Data Review and Market Update 11/30/2022

Today’s economic reports concerning the labor market continue to paint a mixed picture.  The ADP employment report covering the private sector showed job gains of just 127,000 in November, the slowest pace since January 2021.  In addition, shows a sharp rise in layoffs in November above the rising trend during the past 6 months.  However, the Job Openings and Turnover data released by the Labor Department covering October showed overall job openings of 10.33 million, which remains well above the number of job seekers today and will keep the Fed’s concerns about wage pressure and inflation in place.  We anticipate that job openings will decline in the coming months, and layoff data certainly points to a growing pool of available labor.  But the gap between open jobs and job seekers remains too wide at this point to change the outlook for the Fed.

In other data, the Chicago Purchasing Manager Index for November released this morning points to a sharp contraction in manufacturing activity in region last month.  The decline in the index to a reading of 37.2 is at level that last corresponded with the depths of the pandemic shutdown, the great financial crisis in 2008 and the 9/11 attacks.  Pending home sales declined by 4.6 percent in October and were down by an astounding 37% on a year over year basis.  The implication is that the rise in interest rates and dollar strength over the past 11 months have had a dramatic effect on economic activity in the most interest rate sensitive sectors of the economy, but to date have not sufficiently influenced labor market performance to alter the Fed’s policy trajectory.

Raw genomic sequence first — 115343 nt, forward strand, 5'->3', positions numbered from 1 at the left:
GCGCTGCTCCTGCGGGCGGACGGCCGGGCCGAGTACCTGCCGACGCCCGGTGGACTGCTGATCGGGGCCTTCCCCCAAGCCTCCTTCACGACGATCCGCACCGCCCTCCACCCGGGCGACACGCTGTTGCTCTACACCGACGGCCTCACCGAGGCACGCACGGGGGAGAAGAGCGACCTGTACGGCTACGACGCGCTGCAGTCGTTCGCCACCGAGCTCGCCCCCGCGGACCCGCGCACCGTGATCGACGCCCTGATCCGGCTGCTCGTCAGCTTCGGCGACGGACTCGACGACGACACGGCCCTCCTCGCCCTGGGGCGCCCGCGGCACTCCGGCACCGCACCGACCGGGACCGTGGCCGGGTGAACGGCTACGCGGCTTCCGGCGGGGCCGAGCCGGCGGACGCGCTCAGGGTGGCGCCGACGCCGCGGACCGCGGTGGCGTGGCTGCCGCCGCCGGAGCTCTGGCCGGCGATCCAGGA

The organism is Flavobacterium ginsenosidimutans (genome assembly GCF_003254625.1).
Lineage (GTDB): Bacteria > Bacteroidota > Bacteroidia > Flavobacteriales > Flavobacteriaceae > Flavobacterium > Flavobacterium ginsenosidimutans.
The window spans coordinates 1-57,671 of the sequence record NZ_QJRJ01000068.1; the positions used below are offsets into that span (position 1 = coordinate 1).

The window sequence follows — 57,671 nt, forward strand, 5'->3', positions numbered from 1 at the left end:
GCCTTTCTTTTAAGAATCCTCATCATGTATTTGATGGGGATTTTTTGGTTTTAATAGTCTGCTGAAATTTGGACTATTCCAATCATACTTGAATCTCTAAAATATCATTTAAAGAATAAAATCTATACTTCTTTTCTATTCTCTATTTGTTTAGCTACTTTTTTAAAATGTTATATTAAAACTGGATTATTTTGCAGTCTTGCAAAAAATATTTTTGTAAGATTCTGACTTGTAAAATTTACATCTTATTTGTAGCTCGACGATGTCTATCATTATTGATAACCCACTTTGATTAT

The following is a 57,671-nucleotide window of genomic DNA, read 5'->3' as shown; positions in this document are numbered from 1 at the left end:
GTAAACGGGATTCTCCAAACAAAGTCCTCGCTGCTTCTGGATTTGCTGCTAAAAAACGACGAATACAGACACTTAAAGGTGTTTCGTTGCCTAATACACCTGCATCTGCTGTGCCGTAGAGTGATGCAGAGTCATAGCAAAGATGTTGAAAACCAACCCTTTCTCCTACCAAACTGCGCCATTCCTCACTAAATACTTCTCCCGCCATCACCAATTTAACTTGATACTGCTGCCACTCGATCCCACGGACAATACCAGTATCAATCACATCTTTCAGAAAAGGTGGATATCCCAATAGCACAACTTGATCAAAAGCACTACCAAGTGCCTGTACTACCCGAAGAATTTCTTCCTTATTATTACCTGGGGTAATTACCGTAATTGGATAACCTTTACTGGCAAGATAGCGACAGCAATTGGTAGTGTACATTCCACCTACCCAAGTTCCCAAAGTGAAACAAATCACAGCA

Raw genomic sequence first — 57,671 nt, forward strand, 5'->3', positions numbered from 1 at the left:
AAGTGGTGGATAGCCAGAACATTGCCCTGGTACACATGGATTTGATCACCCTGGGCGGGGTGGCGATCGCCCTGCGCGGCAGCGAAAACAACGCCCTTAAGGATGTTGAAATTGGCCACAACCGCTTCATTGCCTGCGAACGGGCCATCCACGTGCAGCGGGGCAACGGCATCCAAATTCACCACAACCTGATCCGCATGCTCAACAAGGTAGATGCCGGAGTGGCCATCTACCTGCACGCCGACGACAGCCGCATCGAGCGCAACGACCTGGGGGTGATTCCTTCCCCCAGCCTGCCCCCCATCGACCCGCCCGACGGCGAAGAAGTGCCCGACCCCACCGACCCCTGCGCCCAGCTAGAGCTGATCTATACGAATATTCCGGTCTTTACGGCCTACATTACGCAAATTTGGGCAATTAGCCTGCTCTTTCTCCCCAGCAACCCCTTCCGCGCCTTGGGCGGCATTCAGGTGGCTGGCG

In the past several cycles, data as weak as that seen in today’s manufacturing and housing data would have had the Fed easing policy to support the markets and by extension economic conditions.  That is not the case today due to the underlying inflation picture and disequilibrium in the labor market.  This implies that short term rates will remain elevated and perhaps the inversion of the yield curve will deepen further, suggests recession next year becomes even more likely, and should correspond to a further downward repricing in the equity markets as earnings are likely to be well below the consensus expectation of 5 percent growth next year.

Markets tend to view the above data points as second tier indicators to the monthly employment report which will be released this Friday.  We anticipate that data will be consistent with the ADP report showing sharply slower job growth, but one month’s worth of data will not likely be sufficient to change the policy outlook.